TDM3 gig bigTDM3 are now full-time musicians and tour relentlessly. However, the road to be able to make a (small) living out of their music has not been easy and have included commitment and endurance. The band could as well write a “survivalist band guide book” based on their own experiences. Their advice is simple and wise. For example, it’s not about revenue, it’s about keeping your expenses to a minimum. Focus on your music, but don’t have too high expectations. Play were you live (if you’re not succeeding around home, you will not succeed where you are totally unknown). The road to recognition is a slow process and you have to widen your circles step by step. It’s a mistake to put all your money into one album and expect everything to take-off from there. It’s just destruction of capital, even if there are some obvious exceptions from this scenario. The hardest part for a band is getting along and keeping the band together in one piece. You also have to believe in what you are doing and don’t giving up when people are not attending your shows. You have to come again, again and again to build a fan base. In my opinion, this requires a certain degree of self-criticism and judgment. It could very well be a good reason to why people don’t like you. TDM3 have also managed to survive the hard structural changes that occurred in music industry the last couple of years. There are not much money in it anymore, but on the other you have much more control than before. The DIY ethos of TDM3 has resulted in that they can live on their music, but still maintaining a humble attitude: Playing music for a living is a blessing and a curse, but for us there’s no other option.” 

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TDM3 has released six studio albums since 2002. With relentless touring there's not much time for undisturbed writing mode. The band writes new material in a rather slow pace. Some of the musical ideas are old but were for some reason not developed further at the time, until lyrics were put to them. The band strive to capture their raw live sound on their albums. But it’s hard since not even live recordings truly capture live energy. In their production may also be mentioned two live albums "A Little Bit Faster And A Little Bit Worse (2006) and "Stomp And Smash” (2011). Their first self-titled album was released in 2002 (and re-released in 2007).The album cover art was made by Kai Smart. Their second album “Longjohns, Boots And A Belt” was released in 2003 (self-released). The album cover art was made by Craig Dransfield, Elise Dransfield, Paul Giovis and Abby Troxell. Their third album “Do Wrong Right” was released in 2009. The album cover art was made by Kai Smart. Their fourth album “I’m A Stranger Here” was released in 2013. The album cover art was made by Paul Moore. This album was produced by Buddy Miller. He is a Nashville heavyweight country musician and producer. Their fourth album is regarded as their best album. But not by me. The album is a clear departure from their punk bluegrass-style, which I think is a pity. The Buddy Miller production attracted much media attention. In my opinion, TDM3 are very self-reliant and expeienced in self-producing and they really don’t need any Nashville celebrity to produce their albums. TDM3 will never be big in Nashville anyway, since Nashville is the mainstream country fortress of the world and beyond redemption. Their fifth album “Redemption & Ruin” was released in 2016. It contains a fantastic version of Hank Williams' song "The Angel of Death". Their sixth album “Chains Are Broken” was released in 2018. Their weakest album so far.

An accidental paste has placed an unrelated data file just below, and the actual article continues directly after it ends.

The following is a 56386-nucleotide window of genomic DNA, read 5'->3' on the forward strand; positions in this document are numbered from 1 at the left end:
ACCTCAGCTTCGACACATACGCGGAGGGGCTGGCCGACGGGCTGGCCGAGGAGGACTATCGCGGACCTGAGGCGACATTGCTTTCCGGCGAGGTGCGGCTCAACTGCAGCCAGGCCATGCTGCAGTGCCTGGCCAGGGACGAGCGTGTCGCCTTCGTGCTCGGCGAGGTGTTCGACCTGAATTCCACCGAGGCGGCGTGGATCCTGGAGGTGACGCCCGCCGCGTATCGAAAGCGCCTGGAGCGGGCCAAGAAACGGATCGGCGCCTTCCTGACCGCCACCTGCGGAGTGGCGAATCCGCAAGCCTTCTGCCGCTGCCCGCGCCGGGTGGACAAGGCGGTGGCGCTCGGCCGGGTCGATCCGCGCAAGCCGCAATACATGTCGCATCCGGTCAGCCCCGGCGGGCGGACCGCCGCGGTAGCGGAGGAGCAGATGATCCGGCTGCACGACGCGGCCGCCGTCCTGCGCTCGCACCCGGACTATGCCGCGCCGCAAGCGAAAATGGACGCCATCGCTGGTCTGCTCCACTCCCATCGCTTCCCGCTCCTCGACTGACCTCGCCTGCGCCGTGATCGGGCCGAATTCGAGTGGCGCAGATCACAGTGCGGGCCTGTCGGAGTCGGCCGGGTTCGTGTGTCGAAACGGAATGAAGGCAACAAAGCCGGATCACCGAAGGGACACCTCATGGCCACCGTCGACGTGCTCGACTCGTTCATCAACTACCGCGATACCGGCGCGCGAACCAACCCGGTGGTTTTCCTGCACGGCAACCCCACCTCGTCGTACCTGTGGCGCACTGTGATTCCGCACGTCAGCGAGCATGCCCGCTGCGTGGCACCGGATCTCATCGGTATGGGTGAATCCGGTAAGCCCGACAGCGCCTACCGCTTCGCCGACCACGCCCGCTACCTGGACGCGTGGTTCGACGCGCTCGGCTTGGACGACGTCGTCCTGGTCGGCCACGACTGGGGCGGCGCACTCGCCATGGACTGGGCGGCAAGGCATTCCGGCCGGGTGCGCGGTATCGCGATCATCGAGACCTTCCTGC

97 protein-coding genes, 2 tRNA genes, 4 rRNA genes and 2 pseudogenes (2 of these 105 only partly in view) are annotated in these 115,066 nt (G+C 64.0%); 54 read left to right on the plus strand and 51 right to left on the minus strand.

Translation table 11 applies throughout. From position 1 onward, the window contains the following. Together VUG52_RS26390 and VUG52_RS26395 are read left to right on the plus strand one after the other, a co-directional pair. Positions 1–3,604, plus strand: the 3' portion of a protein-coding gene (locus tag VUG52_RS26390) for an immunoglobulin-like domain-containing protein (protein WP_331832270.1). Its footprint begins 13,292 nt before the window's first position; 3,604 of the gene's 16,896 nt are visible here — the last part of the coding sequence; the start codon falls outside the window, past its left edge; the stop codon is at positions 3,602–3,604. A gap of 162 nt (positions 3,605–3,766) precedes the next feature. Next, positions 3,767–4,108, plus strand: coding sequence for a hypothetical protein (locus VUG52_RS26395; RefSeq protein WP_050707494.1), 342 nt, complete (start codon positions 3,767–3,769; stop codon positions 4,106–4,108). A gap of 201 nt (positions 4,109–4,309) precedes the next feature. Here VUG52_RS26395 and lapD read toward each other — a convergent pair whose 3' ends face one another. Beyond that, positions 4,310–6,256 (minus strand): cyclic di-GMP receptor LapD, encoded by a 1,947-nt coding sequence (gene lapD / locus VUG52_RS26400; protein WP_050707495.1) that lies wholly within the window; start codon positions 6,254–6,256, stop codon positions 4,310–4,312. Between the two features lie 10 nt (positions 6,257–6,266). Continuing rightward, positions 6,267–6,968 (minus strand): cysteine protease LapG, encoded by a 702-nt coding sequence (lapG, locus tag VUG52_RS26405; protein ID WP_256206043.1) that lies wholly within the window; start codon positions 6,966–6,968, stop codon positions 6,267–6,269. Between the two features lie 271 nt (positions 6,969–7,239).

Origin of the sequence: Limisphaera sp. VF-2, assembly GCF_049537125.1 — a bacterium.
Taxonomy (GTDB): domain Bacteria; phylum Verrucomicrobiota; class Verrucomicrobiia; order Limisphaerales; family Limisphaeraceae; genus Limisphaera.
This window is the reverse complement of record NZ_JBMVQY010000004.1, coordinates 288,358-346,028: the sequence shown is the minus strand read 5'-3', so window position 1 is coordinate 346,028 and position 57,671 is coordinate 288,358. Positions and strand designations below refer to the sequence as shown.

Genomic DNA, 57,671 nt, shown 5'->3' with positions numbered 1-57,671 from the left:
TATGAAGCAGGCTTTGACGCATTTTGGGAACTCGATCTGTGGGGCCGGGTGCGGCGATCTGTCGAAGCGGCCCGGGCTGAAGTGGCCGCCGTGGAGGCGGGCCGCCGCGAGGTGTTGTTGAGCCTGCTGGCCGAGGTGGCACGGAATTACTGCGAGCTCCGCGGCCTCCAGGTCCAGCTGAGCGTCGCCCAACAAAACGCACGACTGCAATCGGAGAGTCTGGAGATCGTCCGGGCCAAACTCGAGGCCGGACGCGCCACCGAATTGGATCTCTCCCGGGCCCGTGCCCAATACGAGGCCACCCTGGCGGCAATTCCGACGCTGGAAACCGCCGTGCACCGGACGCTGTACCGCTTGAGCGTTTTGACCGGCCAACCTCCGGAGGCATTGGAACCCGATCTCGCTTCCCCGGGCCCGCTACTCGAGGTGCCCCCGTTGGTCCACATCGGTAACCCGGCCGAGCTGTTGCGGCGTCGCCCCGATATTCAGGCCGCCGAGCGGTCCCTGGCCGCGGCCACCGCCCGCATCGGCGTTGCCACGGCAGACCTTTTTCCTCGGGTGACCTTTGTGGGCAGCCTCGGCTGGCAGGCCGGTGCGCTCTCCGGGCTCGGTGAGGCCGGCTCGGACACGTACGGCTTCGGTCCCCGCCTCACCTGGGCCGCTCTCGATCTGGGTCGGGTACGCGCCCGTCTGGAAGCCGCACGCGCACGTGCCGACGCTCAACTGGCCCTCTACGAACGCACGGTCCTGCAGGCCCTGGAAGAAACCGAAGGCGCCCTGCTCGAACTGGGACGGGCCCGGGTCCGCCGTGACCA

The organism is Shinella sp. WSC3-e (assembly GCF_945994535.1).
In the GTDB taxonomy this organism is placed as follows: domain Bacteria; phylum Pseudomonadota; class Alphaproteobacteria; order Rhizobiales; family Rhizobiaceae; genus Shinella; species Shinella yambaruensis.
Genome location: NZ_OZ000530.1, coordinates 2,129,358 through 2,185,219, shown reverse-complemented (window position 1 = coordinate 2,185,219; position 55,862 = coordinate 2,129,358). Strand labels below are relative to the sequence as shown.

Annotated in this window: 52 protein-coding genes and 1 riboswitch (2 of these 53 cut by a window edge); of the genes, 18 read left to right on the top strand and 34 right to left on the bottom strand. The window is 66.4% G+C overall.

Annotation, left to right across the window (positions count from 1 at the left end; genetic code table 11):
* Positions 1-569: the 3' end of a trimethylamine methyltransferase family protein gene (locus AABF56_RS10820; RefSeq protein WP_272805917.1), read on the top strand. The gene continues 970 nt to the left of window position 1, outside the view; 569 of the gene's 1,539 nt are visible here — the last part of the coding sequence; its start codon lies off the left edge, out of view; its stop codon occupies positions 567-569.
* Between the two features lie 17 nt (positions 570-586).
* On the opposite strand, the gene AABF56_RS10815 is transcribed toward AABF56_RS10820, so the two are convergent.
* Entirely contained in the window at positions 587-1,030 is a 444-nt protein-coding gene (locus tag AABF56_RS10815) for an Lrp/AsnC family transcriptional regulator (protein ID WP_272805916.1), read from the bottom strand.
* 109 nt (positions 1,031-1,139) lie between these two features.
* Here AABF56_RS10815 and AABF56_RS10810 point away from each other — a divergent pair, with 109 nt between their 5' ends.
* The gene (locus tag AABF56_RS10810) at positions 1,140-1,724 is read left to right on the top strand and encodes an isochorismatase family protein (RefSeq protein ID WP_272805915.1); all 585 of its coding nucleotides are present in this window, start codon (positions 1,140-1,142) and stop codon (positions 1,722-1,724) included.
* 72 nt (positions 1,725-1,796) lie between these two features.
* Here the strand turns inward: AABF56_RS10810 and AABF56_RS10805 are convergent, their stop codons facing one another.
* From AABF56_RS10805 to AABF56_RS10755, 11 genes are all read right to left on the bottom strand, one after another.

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Below is a suggestion for a CD compilation.






The Plank

The Devil Makes Three



The Devil Makes Three


Ten Feet Tall

The Devil Makes Three

Old Number Seven

The Devil Makes Three


The Bullet

The Devil Makes Three


The Devil Makes Three


Never Learn

Longjohns, Boots And A Belt


Man Tap

Longjohns, Boots And A Belt


Bangor Mash

Longjohns, Boots And A Belt



Longhjohns, Boots And A Belt


Black Irish

Longjohns, Boots And A Belt


River Deep

Longjohns, Boots And A Belt


Do Wrong Right

Do Wrong Right


Poison Trees

Do Wrong Right


Help Yourself

Do Wrong Right 


Working Man's Blues

Do Wrong Right



I'm A Stranger Here


Forty Days

I'm A Stranger Here

Goodbye Old Friend

I'm A Stranger Here

Best album: The Devil Makes Three or Longjohns, Boots And A Belt (can't decide)

Best songs: Graveyard, Ten Feet Tall, Old Number Seven, The Bullet, Dynamite, Never Learn, Bangor Mash, Tow, River Deep, Poison Trees, Workin' Mans Blues, Stranger